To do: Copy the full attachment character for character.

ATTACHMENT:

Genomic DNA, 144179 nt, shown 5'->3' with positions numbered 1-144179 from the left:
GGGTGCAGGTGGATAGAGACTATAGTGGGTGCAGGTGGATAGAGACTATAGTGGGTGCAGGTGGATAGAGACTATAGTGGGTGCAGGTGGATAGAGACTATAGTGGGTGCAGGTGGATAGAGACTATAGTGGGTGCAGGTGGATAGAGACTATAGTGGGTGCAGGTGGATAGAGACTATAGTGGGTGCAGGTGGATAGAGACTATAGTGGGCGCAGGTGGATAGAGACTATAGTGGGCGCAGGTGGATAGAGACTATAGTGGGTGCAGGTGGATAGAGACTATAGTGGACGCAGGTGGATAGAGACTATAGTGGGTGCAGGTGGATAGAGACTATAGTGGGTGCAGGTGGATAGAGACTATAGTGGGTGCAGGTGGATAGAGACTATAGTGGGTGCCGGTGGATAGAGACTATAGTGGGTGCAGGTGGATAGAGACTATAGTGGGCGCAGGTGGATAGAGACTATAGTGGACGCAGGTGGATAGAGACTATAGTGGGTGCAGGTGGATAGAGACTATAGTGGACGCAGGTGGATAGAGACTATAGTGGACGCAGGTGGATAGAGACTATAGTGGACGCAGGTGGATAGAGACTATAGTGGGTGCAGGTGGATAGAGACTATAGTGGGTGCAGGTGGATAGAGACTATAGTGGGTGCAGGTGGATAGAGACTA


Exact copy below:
Genomic DNA, 144179 nt, shown 5'->3' with positions numbered 1-144179 from the left:
GGGTGCAGGTGGATAGAGACTATAGTGGGTGCAGGTGGATAGAGACTATAGTGGGTGCAGGTGGATAGAGACTATAGTGGGTGCAGGTGGATAGAGACTATAGTGGGTGCAGGTGGATAGAGACTATAGTGGGTGCAGGTGGATAGAGACTATAGTGGGTGCAGGTGGATAGAGACTATAGTGGGTGCAGGTGGATAGAGACTATAGTGGGCGCAGGTGGATAGAGACTATAGTGGGCGCAGGTGGATAGAGACTATAGTGGGTGCAGGTGGATAGAGACTATAGTGGACGCAGGTGGATAGAGACTATAGTGGGTGCAGGTGGATAGAGACTATAGTGGGTGCAGGTGGATAGAGACTATAGTGGGTGCAGGTGGATAGAGACTATAGTGGGTGCCGGTGGATAGAGACTATAGTGGGTGCAGGTGGATAGAGACTATAGTGGGCGCAGGTGGATAGAGACTATAGTGGACGCAGGTGGATAGAGACTATAGTGGGTGCAGGTGGATAGAGACTATAGTGGACGCAGGTGGATAGAGACTATAGTGGACGCAGGTGGATAGAGACTATAGTGGACGCAGGTGGATAGAGACTATAGTGGGTGCAGGTGGATAGAGACTATAGTGGGTGCAGGTGGATAGAGACTATAGTGGGTGCAGGTGGATAGAGACTA